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Congress to Big Three: Show us a plan for the future

WASHINGTON – Show us the plan and we’ll show you the money.

That’s the message the Democratic-led Congress gave Detroit’s Big Three automakers Thursday.

With that, bailout-fatigued lawmakers closed up shop for Thanksgiving, leaving the nation’s once-mighty and now foundering car companies scrambling like scolded schoolchildren to finish an overdue assignment in time to salvage their grade.

Only this time it’s their very industry – and the millions of jobs that depend on it – that’s at stake.

“We want them to get their act together. We want them to come up with something,” said Senate Majority Leader Harry Reid, D-Nev.

The deadline is Dec. 2.

That’s when General Motors Corp., Ford Motor Co. and Chrysler LLC have to give Congress a plan for rebuilding and modernizing their industry that’s convincing enough to persuade skeptical lawmakers that they should get a federal lifeline. If they do, Congress might return the following week to vote on a multimillion-dollar loan package.

Then again, it might not.

“Think of us as a venture capital firm,” suggested Sen. Chris Dodd, D-Conn., the Senate Banking Committee chairman. “And we’re asking them, ‘What are you going to do if you get this investment from us?’ ”

So far, the companies – clobbered by lackluster sales and choked credit – have painted a grim picture of what would happen if they don’t get the aid. GM has said it could go under before year’s end, and Chrysler might not be far behind. Ford has said it can survive through 2009, but it’s unclear how much longer – and if even one company were to collapse, it could cause a cascade and devastate the rest.

The demise of the rescue – at least for now – left the automakers’ fate uncertain, and sent Wall Street spiraling to its lowest level in years. The Dow Jones industrials dropped 445 points, the second straight plunge of more than 400, and hit the lowest point in nearly six years.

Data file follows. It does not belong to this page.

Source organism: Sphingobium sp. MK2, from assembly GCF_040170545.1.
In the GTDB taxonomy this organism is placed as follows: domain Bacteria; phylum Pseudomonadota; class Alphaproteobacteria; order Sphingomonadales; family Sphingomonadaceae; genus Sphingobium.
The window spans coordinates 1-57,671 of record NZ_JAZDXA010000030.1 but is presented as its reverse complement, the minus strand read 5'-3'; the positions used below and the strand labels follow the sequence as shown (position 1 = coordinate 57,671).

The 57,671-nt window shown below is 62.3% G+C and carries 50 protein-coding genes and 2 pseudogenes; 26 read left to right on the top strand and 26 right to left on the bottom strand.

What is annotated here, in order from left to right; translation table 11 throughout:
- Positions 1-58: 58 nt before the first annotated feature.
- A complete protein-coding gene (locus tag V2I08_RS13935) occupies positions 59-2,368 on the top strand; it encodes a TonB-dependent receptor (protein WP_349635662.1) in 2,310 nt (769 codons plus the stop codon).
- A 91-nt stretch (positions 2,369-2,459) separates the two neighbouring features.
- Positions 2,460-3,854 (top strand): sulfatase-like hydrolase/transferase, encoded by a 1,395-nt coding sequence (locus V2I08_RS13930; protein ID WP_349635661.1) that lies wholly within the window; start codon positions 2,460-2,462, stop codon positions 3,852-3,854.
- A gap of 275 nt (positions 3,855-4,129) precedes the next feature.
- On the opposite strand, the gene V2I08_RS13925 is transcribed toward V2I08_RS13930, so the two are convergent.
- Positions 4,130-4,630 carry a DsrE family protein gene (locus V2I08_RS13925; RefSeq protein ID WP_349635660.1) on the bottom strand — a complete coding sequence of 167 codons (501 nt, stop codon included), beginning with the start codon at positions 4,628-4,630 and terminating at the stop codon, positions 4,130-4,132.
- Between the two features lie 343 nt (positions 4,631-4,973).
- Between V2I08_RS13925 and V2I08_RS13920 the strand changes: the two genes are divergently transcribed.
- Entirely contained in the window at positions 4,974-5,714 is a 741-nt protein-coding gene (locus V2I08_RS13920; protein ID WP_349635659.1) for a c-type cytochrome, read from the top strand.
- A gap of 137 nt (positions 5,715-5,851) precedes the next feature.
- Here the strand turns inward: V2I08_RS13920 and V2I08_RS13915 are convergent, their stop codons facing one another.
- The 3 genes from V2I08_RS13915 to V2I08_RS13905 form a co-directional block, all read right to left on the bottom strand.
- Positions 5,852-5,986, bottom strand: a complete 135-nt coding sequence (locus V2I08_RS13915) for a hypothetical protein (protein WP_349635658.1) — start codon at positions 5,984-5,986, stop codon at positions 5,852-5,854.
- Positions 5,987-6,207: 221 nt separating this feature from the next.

Democratic leaders scrapped votes on the auto rescue, postponing until next month a politically tricky decision on whether to approve yet another unpopular bailout at a time of economic peril, or risk being blamed for the implosion of an industry that employs millions and has broad reach into all aspects of the U.S. economy.

GM, Ford and Chrysler quickly issued statements promising to submit the blueprint the Democrats demanded.

For now, however, the Democrats said the aid plan lacked the support to pass Congress and be signed by Bush.

Bush and congressional Republicans had balked at Democrats’ suggestion to draw emergency auto industry loans from the $700 billion Wall Street rescue fund. Most Democrats were unwilling to go along with a separate, bipartisan effort backed by the White House to temporarily divert an existing program to help carmakers produce vehicles that burn less gasoline to cover the companies’ immediate financial needs.

Still, Democratic leaders were unwilling to close up shop for the year and appear to be turning a deaf ear to the industry. So they assigned the carmakers homework and said they might yet get their help.

“We’re saying, ‘OK, we know you must be working on this,’ ” House Speaker Nancy Pelosi, D-Calif., said. “Have it for us in the next week and a half.”

The White House criticized the delay, saying the plan to let the automakers tap the fuel-efficiency loans for their short-term cash needs should be considered.

The chief executives of the Big Three automakers appealed personally to lawmakers for the loans this week, saying their problem was the economic meltdown that has walloped their industry – not that they were manufacturing unappealing cars.

But whatever support they found sagged when it became known that each of them had flown into Washington aboard multimillion-dollar corporate jets. Reid observed that was “difficult to explain” to taxpayers in his hometown of Searchlight, Nev.

Even if lawmakers return to vote, they are likely to insist on numerous conditions on any loans. Democrats and Republicans alike want the government to get a chance to share in future profits by the auto companies, require them to limit executives’ pay packages and prohibit use of the funds for lobbying or paying shareholders dividends.

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